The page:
7.    Laugharne Castle

Laugharne Castle was loved by the poet Dylan Thomas – so much so that he actually references it in his work – and it’s easy to see why. Built in the 13th century, the castle is in the town of Laugharne near the River Taf. It was then later rescued from ruin by the Elizabethan courtier Sir John Perrot. Particularly picturesque, Laugharne is a beautiful place to while away an afternoon.

8.    Llansteffan Castle

Free to enter, Llansteffan Castle offers sumptuous views across the Twyi Estuary and Carmarthen Bay. Historically important, the castle dates from the late 12th century. However, it also encloses an Iron Age promontory fort that was occupied in 600 BC. Admire the towering Great Gatehouse and take in sweeping views of the surrounding landscape.

9.    Newcastle Emlyn Castle

Timeworn but still grandly beautiful, the ruins of Newcastle Emlyn Castle look over a loop of the River Teifi. Head through the Dragon Gates to the main castle and admire the view. The castle was actually blown up in the Civil War, which is why it’s perhaps slightly dilapidated, but it’s nonetheless worth a visit.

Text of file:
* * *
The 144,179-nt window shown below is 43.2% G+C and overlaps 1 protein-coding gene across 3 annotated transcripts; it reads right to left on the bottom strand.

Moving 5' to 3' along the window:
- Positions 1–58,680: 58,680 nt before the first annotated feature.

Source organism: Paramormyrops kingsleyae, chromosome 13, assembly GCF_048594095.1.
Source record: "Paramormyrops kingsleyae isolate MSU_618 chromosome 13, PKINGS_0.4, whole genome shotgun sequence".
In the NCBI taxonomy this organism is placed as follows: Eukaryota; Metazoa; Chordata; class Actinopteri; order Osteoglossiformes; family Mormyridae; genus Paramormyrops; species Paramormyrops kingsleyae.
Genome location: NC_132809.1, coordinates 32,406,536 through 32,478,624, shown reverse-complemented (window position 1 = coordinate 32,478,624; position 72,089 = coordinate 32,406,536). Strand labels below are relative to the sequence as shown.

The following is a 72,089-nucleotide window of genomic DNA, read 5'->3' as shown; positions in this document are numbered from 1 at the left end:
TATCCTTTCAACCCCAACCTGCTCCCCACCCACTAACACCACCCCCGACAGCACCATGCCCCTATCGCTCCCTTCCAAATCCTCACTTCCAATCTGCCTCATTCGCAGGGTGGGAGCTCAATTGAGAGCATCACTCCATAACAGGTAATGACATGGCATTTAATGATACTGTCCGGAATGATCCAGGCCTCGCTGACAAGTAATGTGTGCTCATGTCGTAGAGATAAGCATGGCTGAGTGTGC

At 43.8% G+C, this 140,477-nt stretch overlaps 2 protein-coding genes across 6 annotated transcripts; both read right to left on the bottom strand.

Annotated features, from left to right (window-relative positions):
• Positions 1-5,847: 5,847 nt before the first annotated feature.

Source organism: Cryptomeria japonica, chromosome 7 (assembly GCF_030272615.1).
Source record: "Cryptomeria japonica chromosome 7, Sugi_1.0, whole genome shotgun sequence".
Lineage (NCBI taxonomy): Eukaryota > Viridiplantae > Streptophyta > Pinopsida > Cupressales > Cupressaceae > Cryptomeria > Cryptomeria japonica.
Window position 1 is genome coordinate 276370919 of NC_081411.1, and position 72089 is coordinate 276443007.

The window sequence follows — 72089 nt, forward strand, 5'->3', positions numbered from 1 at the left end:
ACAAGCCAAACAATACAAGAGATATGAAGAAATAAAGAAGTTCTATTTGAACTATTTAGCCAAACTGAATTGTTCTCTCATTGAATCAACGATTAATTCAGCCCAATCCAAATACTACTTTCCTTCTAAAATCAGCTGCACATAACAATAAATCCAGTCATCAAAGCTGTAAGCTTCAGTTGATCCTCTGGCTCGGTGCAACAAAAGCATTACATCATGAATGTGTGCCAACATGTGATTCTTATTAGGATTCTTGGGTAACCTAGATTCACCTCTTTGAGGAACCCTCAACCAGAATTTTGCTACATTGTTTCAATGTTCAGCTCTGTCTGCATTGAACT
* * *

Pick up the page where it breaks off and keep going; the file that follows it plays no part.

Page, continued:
10.  Llandovery Castle

Take in the remains of the twin-towered gatehouse and imagine the bloody history of Llandovery Castle as you wander its ruins. Located at the confluence of two rivers, the ruins are still imposing. Can you imagine how much of a defensive stronghold the castle was in its heyday?

11. Carmarthen Castle

It would be amiss to create a list of castles in Carmarthenshire that didn’t include Carmarthen Castle. Dating from at least the 12th century, Carmarthen Castle overlooks the River Twyi. It has a storied history – including a period in the 18th and 19th centuries where it served as a prison. There are interactive boards and audio presentations dotted around the site to give you a taste of the castle as it once was.

Learn more about the many castles in Wales on our blog, or if you love your history and you’re on the hunt for accommodation, why not book an overnight stay in a castle? Yes, you really can do that!